The amphitheatre itself was accidentally discovered in 2004, during the early constructions of what came to be known as the Arena di Serdica Hotel.<ref name="excavations"/><ref name="michelin">Template:Cite book</ref> In the modern cityscape of Sofia, the ruins lie south of Knyaz Aleksandar Dondukov Boulevard, between the Goethe-Institut headquarters and the embassy of the United Kingdom. Until the digging of the foundations of a National Electric Company office building in the vicinity in July 2006<ref name="kay">Template:Cite book</ref> came across further ruins, however, it was not clear that the unearthed Roman structure was indeed part of a large arena. The east gate and the section of the amphitheatre within the hotel lot, which is about 1/6th of the entire building, was preserved and incorporated into the hotel's ground floor. It is freely accessible for tourists during the day, except on Mondays,<ref name="excavations"/> and includes a small expositions of coins and ceramics unearthed on the site.<ref name="michelin"/> As of 2007, the west gate and the adjacent part of the amphitheatre was being excavated at the National Electric Company lot and a campaign had begun to prevent the construction of the planned building on the site.<ref name="paunov"/>

Physical description

With its original dimensions of Template:Convert, the arena of the Amphitheatre of Serdica is commonly cited as having been some Template:Convert smaller than the Colosseum in the imperial capital Rome.<ref name="paunov"/><ref name="kay"/> It ranked among the largest in the eastern part of the empire and was much larger than two other Roman amphitheatres in modern Bulgaria, at Diocletianopolis (Hisarya) and Marcianopolis (Devnya). In terms of architecture, the amphitheatre is comparable to the Arènes de Lutèce in modern Paris, France, and was designed for a maximum attendance of more than 20,000<ref name="paunov"/> or around 25,000.<ref name="excavations"/> Like arenas in the Mediterranean region, the Amphitheatre of Serdica has an east–west orientation.<ref name="paunov"/> It lay outside the city walls of Serdica.<ref name="michelin"/>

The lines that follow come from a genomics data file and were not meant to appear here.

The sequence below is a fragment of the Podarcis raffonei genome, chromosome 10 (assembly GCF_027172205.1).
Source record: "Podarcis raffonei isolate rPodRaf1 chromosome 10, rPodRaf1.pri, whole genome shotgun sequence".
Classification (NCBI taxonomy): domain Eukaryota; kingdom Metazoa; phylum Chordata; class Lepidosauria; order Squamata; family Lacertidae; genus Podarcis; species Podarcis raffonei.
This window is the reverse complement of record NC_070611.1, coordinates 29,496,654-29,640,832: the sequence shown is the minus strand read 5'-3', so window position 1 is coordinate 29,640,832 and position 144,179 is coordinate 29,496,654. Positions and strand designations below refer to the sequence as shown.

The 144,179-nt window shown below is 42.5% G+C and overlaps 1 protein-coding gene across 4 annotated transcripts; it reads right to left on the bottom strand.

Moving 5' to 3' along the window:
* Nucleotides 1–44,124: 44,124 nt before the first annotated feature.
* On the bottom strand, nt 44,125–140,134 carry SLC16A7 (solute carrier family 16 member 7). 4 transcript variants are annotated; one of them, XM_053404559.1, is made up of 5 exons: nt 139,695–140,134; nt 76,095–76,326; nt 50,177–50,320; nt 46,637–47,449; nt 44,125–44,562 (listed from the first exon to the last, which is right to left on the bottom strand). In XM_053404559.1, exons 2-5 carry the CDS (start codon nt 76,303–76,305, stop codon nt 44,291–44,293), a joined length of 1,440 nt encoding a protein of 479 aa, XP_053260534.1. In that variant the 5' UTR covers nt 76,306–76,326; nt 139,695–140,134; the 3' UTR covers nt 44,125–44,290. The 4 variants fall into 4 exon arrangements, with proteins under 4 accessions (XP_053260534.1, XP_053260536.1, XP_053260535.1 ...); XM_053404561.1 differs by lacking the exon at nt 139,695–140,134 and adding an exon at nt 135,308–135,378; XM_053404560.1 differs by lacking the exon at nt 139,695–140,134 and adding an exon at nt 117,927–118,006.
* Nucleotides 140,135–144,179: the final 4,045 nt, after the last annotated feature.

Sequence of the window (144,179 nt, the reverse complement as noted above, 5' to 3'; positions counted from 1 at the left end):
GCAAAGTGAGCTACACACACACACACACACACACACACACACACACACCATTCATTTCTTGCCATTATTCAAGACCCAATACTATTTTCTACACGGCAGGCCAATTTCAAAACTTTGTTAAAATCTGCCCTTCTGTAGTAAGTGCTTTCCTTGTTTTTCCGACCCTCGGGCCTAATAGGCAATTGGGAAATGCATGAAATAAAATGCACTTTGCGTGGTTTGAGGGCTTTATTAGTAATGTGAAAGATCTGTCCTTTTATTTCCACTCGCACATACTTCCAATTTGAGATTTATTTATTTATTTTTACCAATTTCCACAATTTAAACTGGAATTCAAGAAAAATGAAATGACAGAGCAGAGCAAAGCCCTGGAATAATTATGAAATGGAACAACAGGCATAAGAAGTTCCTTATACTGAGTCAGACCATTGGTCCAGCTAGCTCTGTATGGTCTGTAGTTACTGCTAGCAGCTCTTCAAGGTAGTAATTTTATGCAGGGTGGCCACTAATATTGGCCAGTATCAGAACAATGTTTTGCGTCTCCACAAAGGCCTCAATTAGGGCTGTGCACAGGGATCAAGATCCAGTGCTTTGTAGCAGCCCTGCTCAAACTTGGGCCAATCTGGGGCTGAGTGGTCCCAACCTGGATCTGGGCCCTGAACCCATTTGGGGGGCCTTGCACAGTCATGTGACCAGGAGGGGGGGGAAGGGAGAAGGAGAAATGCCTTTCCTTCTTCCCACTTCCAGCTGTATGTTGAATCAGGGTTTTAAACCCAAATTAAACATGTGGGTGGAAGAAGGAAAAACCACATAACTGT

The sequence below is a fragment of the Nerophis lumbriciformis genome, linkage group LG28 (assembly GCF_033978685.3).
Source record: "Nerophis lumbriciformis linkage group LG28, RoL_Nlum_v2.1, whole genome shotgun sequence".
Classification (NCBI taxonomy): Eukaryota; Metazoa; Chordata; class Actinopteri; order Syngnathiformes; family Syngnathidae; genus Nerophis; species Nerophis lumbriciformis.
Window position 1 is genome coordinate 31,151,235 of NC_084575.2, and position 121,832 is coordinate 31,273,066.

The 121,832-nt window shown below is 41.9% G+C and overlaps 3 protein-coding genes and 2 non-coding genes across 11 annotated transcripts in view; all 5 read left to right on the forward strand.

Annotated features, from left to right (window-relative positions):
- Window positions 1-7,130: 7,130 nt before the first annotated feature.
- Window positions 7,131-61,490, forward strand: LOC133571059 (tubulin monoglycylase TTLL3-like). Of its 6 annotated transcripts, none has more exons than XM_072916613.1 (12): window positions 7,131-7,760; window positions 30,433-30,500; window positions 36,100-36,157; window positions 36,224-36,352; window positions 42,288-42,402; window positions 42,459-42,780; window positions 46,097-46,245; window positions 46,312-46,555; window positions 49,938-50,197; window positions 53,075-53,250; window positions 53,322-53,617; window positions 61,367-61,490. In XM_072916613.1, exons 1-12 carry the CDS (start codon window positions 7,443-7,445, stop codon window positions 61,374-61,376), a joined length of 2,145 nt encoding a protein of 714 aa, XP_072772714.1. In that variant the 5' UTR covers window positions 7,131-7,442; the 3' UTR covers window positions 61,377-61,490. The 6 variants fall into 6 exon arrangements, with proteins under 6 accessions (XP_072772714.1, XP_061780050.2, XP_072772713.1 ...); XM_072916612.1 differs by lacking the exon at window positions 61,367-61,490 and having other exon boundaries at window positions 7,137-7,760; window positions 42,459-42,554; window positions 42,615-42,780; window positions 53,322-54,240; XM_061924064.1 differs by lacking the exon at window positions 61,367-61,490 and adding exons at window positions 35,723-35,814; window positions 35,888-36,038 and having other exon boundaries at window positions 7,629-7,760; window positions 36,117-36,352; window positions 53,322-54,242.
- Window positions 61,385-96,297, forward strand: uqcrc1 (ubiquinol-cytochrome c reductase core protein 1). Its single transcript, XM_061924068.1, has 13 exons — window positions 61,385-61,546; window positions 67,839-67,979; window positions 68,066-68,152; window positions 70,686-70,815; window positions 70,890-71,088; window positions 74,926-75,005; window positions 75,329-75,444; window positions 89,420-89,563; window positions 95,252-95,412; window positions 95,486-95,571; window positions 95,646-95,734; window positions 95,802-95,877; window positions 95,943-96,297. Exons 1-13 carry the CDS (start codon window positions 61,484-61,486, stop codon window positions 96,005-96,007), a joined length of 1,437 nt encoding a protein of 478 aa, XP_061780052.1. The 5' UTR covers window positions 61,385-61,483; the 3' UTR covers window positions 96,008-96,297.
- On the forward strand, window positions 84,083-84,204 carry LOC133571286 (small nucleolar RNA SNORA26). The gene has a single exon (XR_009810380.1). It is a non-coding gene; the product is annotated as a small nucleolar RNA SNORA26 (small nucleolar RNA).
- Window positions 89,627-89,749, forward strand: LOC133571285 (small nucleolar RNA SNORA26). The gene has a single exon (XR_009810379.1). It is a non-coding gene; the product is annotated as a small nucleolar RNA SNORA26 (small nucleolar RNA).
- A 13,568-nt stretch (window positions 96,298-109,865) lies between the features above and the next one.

The stand for high-ranking Roman officials lay in the southern section of the amphitheatre, near what is today the National Art Gallery. The amphitheatre featured two main gates, from the west and the east, linked by an underground water canal. The west gate, which reaches Template:Convert in width, is estimated to have been topped by an arch Template:Convert high. Among the excavated and preserved ruins are the main entrance, the underground level, part of the main section with at least seven spectator seats and gates with sliding doors to let animals into the arena. The opus mixtum construction technique was employed in the construction of at least a part of the amphitheatre. Items discovered during the amphitheatre excavations include bear and boar bones, hundreds of bronze coins<ref name="paunov"/> and clay stones imprinted with the footprints of goats, dogs and cats.<ref name="excavations"/>

See also

  • History of Sofia
  • Hagia Sophia Church (Sofia)
  • Dacia Aureliana
  • List of Roman amphitheatres


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External links